By Sgt. Daniel Colvin and Maj. Corey SchultzJanuary 8, 2012
BELTON, Mo. -- Alpha and Bravo Company of the 418th Civil Affairs (CA) Battalion's mission is to deploy overseas in response to a large-scale natural disaster, coordinating military capabilities with civilian governments and private companies' manpower and resources. So how do they train for that mission in suburban Kansas City?
The answer: by practicing response to a disaster that actually could occur in southeastern Missouri. In the hypothetical training exercise conducted January 7-8 2012, a devastating earthquake ripped through the New Madrid fault, causing 75,000 residents to lose their homes.
An estimated 22,000 of these people are children in the educational range of K-12. These 75,000 Displaced Civilians (DCs) must be temporarily resettled in Pleasant Hill, Mo., just east of Kansas City and almost 400 miles northwest of the earthquake epicenter at New Madrid. The Army Reserve Civil Affairs Soldiers set up a task force to assist the local and state governments to plan and coordinate temporary shelter, food and sanitary conditions for these unfortunate citizens.
"Planning the resettlement of DCs is what we would be doing overseas," said the battalion's acting first sergeant, Staff Sgt. Doug Rueff, who played the Task Force Operations Officer. "As Civil Affairs, our job is to coordinate between the military and a variety of civilians."
There's no better way to plan for working with civilian authorities overseas than to practice with the civilian authorities here. The Soldiers set up a Civil Military Operations Center (CMOC), which would manage five Civil Affairs Teams (CATs). Each team assessed a different aspect of Pleasant Hill's infrastructure: hospitals, schools, landfills, sewage facilities, and potential locations to house the civilians displaced by the earthquake. The CMOC is the nerve center for the teams and also a connective tissue between the battalion and any civilian organizations or government operating in the area.
Education team members Spec. Amy Pittman and Pvt. Bret Beardstat met with Dr. John L. Griffith, assistant superintendent of the Pleasant Hill R-III School District. Meeting with Griffith allowed Pittman and Beardstat to utilize his knowledge and experience not only in education, but also the operational aspects of administration. Dr. Griffith discussed his school district's ability to provide for some of the new students and made suggestions for using the surrounding school districts and other local resources for additional classroom space.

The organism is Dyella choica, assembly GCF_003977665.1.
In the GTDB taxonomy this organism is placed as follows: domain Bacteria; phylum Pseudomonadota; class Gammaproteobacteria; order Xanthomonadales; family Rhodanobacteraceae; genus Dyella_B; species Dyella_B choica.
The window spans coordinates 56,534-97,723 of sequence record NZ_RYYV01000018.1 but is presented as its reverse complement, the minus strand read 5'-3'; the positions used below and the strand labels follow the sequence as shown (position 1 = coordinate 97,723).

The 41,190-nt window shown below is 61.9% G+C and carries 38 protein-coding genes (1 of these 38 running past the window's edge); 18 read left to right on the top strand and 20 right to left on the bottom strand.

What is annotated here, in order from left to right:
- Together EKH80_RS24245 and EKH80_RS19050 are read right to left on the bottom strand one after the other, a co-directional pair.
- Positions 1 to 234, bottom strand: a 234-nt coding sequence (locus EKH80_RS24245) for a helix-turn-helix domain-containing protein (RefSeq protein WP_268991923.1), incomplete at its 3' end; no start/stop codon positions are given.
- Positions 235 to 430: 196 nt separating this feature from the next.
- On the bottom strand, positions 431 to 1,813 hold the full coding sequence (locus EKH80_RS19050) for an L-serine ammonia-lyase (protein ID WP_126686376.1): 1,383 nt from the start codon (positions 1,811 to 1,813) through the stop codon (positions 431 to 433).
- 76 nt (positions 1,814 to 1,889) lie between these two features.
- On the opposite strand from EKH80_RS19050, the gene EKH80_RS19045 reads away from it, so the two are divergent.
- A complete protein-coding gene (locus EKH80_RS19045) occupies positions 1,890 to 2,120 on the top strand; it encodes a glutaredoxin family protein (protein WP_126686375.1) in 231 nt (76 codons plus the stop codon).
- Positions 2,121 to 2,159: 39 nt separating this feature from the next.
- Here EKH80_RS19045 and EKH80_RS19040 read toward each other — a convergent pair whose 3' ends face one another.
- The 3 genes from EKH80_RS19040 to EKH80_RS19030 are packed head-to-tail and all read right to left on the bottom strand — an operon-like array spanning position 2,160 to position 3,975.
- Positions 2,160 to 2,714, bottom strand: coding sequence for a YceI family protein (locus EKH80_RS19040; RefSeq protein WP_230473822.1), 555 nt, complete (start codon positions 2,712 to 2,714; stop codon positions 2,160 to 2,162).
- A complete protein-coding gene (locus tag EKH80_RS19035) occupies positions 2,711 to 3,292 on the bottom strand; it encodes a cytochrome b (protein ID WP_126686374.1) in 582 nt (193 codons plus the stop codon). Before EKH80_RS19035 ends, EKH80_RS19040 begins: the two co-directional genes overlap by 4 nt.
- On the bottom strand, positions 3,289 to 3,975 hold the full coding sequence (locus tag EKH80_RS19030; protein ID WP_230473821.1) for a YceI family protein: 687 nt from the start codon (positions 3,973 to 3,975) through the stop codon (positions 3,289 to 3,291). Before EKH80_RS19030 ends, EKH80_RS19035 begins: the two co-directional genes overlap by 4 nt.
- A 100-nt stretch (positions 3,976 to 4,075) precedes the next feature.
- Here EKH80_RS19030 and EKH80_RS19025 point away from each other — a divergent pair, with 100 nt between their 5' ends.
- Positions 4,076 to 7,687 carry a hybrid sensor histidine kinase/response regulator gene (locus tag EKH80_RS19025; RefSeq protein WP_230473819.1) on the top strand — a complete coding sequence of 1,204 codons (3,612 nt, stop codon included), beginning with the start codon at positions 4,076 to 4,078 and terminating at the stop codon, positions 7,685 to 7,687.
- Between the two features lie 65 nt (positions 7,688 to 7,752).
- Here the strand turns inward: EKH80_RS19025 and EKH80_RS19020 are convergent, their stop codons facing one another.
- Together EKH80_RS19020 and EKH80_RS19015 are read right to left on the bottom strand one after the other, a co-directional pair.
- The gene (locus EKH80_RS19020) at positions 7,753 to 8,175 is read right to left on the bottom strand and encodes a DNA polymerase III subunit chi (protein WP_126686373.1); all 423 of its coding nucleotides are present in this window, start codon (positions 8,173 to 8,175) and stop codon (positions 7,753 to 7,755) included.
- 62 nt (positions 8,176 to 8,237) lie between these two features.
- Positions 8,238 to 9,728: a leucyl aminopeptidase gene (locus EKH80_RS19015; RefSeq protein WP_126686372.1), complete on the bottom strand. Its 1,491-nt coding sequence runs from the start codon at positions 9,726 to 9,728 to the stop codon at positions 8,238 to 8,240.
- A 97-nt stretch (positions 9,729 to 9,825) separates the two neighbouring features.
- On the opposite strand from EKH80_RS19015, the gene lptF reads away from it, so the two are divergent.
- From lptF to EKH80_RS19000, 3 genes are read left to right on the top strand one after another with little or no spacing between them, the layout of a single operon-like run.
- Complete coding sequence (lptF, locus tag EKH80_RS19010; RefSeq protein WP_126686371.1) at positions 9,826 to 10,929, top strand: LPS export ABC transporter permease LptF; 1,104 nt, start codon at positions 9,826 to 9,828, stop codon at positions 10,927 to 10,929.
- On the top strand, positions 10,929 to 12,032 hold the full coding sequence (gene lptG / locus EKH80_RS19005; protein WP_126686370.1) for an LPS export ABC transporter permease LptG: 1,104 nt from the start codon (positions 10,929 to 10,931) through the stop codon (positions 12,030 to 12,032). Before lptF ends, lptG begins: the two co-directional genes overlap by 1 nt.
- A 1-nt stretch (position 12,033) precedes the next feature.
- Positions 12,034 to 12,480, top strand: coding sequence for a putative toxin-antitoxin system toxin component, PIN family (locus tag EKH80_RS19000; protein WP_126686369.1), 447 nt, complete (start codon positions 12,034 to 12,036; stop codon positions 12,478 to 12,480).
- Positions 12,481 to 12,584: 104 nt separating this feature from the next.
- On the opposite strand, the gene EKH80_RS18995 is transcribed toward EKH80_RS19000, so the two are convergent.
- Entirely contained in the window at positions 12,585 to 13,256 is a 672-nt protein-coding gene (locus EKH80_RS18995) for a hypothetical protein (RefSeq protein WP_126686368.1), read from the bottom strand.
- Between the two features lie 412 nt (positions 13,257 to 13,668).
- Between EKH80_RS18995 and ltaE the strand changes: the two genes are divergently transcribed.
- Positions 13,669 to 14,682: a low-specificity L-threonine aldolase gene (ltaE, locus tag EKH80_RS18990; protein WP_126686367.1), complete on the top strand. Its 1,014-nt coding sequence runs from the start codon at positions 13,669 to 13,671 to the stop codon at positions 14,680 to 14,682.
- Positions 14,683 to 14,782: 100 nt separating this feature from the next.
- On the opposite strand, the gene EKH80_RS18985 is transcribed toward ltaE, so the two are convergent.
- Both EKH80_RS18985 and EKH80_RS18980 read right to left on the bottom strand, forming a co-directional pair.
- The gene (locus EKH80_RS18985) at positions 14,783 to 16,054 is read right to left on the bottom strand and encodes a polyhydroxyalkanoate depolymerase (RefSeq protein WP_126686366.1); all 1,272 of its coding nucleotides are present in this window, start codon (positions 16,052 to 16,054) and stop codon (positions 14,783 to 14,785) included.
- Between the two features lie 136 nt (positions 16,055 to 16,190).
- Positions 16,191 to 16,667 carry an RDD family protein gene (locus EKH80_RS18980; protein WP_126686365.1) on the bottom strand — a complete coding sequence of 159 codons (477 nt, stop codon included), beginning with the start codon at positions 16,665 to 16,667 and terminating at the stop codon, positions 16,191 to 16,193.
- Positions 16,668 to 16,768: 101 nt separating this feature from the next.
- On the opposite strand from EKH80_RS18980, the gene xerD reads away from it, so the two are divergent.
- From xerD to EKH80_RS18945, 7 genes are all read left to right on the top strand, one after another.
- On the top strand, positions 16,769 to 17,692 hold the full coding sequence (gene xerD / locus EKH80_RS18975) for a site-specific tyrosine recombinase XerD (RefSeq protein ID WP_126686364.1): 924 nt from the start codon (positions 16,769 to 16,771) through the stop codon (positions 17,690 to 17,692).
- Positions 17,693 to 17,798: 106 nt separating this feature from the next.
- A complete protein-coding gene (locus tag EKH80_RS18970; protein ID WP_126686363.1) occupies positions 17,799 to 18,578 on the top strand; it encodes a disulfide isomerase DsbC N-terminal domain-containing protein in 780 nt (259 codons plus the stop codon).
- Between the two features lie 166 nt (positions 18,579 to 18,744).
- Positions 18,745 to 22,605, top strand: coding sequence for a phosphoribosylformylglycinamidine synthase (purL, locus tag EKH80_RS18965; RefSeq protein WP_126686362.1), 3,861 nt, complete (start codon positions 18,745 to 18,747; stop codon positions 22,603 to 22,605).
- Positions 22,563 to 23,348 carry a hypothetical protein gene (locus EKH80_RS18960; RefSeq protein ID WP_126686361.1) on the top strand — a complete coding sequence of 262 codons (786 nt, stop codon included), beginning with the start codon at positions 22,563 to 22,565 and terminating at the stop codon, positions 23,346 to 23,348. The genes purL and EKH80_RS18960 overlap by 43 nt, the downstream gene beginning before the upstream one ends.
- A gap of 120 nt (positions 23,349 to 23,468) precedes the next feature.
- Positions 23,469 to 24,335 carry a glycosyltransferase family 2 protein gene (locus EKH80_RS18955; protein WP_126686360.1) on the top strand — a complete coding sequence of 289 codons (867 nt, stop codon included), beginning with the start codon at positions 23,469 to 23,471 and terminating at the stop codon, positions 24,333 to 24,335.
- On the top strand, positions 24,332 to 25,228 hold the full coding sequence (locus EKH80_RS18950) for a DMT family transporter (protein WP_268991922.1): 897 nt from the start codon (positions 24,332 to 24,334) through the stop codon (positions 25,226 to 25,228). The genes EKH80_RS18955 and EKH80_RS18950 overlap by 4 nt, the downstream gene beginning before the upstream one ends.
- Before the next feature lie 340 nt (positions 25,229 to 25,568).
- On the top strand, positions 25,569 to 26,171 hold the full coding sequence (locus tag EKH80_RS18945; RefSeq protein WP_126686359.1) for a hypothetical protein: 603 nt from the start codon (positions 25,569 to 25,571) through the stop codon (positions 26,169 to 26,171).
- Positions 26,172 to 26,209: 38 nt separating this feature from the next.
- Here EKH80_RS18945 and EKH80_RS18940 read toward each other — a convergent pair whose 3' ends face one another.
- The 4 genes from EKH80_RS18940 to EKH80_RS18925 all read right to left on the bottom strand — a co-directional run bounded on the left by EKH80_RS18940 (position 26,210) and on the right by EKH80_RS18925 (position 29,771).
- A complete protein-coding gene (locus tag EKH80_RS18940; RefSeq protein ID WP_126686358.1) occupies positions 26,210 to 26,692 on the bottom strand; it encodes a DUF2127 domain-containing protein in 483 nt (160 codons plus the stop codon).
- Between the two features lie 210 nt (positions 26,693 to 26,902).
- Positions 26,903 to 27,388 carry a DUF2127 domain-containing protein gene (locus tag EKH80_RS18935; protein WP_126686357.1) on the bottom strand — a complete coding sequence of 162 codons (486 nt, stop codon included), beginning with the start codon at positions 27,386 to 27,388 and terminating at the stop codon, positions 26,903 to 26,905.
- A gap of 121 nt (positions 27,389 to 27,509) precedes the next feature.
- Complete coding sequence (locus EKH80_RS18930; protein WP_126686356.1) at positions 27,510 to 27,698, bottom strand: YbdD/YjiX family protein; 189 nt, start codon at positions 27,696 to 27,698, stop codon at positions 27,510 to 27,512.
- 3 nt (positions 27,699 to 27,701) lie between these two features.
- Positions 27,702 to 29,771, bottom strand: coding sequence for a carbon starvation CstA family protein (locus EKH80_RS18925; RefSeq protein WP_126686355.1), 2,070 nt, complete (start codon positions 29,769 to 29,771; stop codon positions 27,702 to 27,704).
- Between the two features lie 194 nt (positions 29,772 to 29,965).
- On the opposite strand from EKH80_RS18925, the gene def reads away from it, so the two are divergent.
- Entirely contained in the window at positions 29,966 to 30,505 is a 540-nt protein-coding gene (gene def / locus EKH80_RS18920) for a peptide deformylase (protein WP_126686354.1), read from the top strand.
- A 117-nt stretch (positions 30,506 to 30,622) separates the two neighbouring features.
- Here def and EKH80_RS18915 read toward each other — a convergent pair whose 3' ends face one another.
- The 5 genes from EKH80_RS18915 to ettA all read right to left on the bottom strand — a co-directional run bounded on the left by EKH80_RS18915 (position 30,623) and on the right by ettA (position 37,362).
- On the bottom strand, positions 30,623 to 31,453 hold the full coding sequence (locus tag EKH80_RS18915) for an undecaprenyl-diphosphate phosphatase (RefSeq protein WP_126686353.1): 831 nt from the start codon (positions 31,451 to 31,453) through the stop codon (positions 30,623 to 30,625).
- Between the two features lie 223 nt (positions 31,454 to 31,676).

Other teams in the area conducted meetings with local authorities to determine support for the large influx of people. For instance, the team led by Sgt. Kirby Karnes visited the Pleasant Hill sewage treatment plant to determine how 75,000 temporary residents would affect the local sewage system --and what the Army could do to alleviate the strain on the infrastructure.
After coordinating with the Pleasant Hill authorities, the five teams of Soldiers met with other military units such as the 603rd MP Company, the 325th Combat Support Hospital (CSH) and the 308th Military Information Support Operations (MISO) Company. While Civil Affairs Soldiers have robust assessment capability, it is these other units that bring security, medical and information broadcasting capabilities to the disaster scenario.
Using the information collected by the CA teams, civilian and military authorities can coordinate locally available resources, ensuring that the needs of the dislocated civilians, as well as those of the local residents, can be met effectively.
The five teams of Soldiers were all junior personnel, E5 and below. Not only did they carry out the missions, they practiced mission planning, and as the final event in the exercise briefed Col. Calvin DeWitt, himself a Civil Affairs Soldier and the reserve emergency preparedness liaison officer for Region 7. His match of CA background and knowledge of civilian emergency management made him the ideal person to review the plan for displaced civilians.
DeWitt stressed that this type of training is extremely realistic and a sound preparation for what the Soldiers will face in theater.
"The Army Reserve has the non-lethal capabilities such as civil affairs, engineering, and military police that are vital to responding to disasters both here and overseas," DeWitt said.
Civil Affairs soldiers conduct a wide range of missions, including foreign humanitarian assistance. Charlie and Delta Company of the 418th Civil Affairs Battalion recently returned from a year-long mission in the Horn of Africa, coordinating medical and veterinary missions, the arranging the distribution of basic needs items, and distributing bed nets to help prevent malaria. Soldiers also coordinated to build medical clinics, libraries and schools, and enabled the people to provide basic services, medical, and educational needs for themselves.